The VirtualRay engine based on the ray tracing method gives completely new capabilities for 3D computer games with the view from the gamer's side. First of all, it allows changing the whole scene in the real-time mode. Besides, as the preliminary scene calculation is lacking, it's potentially possible to draw infinite 3D universes. There's a surface of a planet of the arbitrary size, with any number of balls. But the engine draws only those balls which are not hidden (not behind the horizon). Depending on the processor's power it's possible to determine a curvature of the surface, i.e. how far the horizon is.

The current demo version shows a small part of the 3D world. There is yet no an automatic relief generator and a convenient ball base so that it can be possible to define quickly whether large parts of the surface become visible. But it's not a tough problem. Besides, there mustn't be problems with memory as information on a sphere takes few bytes, and if necessary, it's possible to load data on the current surface sector from a disc.

All this stuff makes the VirtualRay an ideal graphics engine for a wide circle of games, like multiplayer ones.


The engine provides performance acceptable for many games on modern processors. On the Pentium 4 and Athlon XP it is some 20 fps in 800x600x32. Note that it does provide stable FPS. The minimal frame frequency is just a little lower than the average one. It's accounted by the fact that the engine was originally optimized with the purpose to increase the minimal FPS. The average fps can be 25 at the minimal equal to 20. In many games the average FPS is high, but the minimal one can be several times lower.

On the other hand, the ray tracing algorithms provide for considerable optimization. By improving the algorithms we can lift the performance by tens of percents. Sometimes a more optimal method allows raising the speed by several times. The engine, in fact, consists of several parts, and a considerable improvement of realization of one of the parts made a slight effect on the overall performance. Nevertheless, the efficiency has much improved as compared with the previous version.


Well, all effects are developed. The question left concerns the speed of operation. Highly realistic computer graphics for cartoons and movies are processed for a long time on very powerful workstations. This is not a real-time mode for personal computers. So, in which direction the VirtualRay which deals with ray tracing in the real time mode must develop?

In the ray tracing algorithms processing of the surface material doesn't take much time, the time is mostly spent to define how objects intersect. It's easy to realize such effects as bump-mapping which are acceptable today only for new polygonal video accelerators. At present, there is no performance reserves, but they will soon appear as power of processors keeps on growing. And then it will be possible to improve much the image quality. It's planned to realize bump-mapping, trilinear texture filtering, flashes, i.e. a more complicated lighting model. The bump-mapping is already realized, only relief texture doesn't rotate yet.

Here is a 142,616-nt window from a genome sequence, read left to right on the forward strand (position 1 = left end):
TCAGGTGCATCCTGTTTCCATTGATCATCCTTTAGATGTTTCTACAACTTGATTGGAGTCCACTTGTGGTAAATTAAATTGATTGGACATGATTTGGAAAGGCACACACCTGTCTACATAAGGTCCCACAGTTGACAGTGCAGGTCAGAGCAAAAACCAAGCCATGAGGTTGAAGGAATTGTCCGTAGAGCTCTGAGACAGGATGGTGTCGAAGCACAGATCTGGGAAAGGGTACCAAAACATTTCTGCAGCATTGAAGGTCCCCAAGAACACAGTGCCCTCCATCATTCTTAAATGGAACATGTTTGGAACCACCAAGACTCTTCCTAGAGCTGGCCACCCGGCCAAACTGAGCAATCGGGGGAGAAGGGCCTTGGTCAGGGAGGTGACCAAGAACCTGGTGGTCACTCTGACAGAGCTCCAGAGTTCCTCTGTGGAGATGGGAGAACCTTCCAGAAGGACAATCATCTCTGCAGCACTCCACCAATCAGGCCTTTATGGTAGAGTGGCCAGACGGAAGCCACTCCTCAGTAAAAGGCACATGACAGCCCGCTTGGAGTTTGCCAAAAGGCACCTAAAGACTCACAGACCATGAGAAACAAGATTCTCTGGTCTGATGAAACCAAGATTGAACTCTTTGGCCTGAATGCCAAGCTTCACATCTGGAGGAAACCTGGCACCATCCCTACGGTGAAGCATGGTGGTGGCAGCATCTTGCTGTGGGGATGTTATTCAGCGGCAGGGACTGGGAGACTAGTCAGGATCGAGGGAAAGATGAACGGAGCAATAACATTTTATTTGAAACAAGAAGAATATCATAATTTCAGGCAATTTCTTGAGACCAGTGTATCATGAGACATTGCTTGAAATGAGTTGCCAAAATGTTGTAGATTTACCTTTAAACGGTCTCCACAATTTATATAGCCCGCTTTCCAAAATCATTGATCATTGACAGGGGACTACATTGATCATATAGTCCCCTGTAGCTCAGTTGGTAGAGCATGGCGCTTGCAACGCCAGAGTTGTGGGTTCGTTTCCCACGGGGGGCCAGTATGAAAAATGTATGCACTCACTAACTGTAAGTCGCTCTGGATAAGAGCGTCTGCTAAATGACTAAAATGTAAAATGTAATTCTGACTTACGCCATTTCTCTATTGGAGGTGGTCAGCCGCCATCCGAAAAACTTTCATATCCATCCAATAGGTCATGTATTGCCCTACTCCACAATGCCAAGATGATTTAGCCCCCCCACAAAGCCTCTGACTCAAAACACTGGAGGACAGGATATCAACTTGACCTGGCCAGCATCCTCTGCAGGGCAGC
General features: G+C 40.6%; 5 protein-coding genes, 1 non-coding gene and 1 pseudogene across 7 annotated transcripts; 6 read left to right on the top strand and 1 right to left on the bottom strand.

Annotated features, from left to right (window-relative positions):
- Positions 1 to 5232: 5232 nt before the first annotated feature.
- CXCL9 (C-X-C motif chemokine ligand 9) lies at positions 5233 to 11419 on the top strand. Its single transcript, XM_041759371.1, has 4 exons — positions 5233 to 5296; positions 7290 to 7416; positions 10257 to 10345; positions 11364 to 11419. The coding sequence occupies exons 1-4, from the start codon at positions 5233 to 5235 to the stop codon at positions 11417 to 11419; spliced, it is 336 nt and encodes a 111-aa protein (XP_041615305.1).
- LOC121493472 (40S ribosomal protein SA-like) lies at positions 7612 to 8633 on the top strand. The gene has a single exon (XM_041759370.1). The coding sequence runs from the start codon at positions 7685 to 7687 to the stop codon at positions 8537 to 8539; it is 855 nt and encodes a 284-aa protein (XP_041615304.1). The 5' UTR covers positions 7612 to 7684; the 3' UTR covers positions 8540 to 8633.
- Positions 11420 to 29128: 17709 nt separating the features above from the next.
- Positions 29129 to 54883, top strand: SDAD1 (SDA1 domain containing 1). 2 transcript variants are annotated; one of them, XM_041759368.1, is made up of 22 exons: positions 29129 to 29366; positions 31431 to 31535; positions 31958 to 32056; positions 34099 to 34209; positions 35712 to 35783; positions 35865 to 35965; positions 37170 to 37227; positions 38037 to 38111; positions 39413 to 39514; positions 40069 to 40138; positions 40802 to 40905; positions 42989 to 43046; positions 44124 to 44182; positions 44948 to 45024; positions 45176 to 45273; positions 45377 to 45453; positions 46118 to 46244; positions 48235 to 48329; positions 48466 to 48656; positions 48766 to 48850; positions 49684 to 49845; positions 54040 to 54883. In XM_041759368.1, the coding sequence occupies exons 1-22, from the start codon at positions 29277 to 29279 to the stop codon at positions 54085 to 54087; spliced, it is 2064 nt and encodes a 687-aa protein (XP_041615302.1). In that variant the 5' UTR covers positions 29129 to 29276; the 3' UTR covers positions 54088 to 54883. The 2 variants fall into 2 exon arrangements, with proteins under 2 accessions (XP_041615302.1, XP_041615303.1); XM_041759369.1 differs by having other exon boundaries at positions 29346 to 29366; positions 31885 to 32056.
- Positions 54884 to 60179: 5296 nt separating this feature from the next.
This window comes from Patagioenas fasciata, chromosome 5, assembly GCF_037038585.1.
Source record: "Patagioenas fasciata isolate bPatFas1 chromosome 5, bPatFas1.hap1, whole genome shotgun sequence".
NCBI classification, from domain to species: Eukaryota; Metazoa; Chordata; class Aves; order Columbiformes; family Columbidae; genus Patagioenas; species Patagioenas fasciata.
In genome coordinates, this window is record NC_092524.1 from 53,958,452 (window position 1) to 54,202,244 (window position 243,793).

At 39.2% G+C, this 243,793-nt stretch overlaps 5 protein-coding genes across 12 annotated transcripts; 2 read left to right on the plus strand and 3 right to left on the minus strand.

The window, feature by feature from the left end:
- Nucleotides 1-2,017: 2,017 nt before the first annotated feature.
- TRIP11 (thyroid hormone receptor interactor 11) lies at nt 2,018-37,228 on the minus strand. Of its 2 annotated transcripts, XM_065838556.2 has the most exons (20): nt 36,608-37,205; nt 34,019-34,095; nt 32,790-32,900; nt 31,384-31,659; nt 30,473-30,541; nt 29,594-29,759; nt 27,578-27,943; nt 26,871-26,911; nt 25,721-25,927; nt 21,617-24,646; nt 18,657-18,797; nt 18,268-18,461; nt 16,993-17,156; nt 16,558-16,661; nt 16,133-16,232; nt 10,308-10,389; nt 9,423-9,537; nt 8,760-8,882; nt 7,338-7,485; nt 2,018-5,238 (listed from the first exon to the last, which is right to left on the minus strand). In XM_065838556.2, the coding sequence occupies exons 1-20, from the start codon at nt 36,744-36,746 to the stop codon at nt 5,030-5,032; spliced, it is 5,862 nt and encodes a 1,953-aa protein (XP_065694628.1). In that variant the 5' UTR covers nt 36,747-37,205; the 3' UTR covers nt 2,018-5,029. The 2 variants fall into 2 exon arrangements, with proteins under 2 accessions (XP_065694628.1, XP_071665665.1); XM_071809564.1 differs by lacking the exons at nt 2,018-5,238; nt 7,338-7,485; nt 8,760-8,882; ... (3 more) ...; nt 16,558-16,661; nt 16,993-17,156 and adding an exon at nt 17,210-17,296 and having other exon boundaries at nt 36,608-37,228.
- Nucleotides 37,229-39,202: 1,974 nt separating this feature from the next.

Planets with relief. The gray moons are actually monochrome

Further it is planned to improve quality of surface rendering and increase the number of balls. It will allow making a complex relief, hills, ravines etc.

Now there are only infinitely remote light sources light the sun. But soon local light sources will also appear which will improve quality of lighting considerably. It will be possible to model lamps, flashes etc. And dynamic shadows will also be possible. The demo version had something similar, but it still requires optimization and improvement of the performance.

To extend capabilities of the engine in object modeling it's necessary to add such primitives as spheres with cut-outs. I.e. parts of spheres cut off by other spheres. Then it will be possible to model almost any objects. It's easy to draw curved triangles and quadrangles. By the way, sometimes several semispheres make a certain object better than hundreds of triangles. But for higher resolutions we must provide much more powerful processors.

Some objects and effects, sprites, particles etc. can be drawn with the help of usual video accelerators.

The ray tracing method excellently goes with multiprocessor systems, and the VirtualRay is not an exception. At present, mutiprocessor systems are not widespread in personal computers, but the version meant for several processors is going to be developed, especially considering that this is not difficult. Almost double speed is expected. And such system costs less than a cool accelerator, and has a unique performance potential.


The progress of the game computer graphics is not going to cease. But it mustn't be based only on the computational power growth; it is algorithms which must be improved. Otherwise, it's easy to become at a deadlock.

I hope that thanks to new achievements it will be possible to create new games with wonderful capabilities. Graphics engines won't bound the gameplay and will please our eyes with beautiful scenes.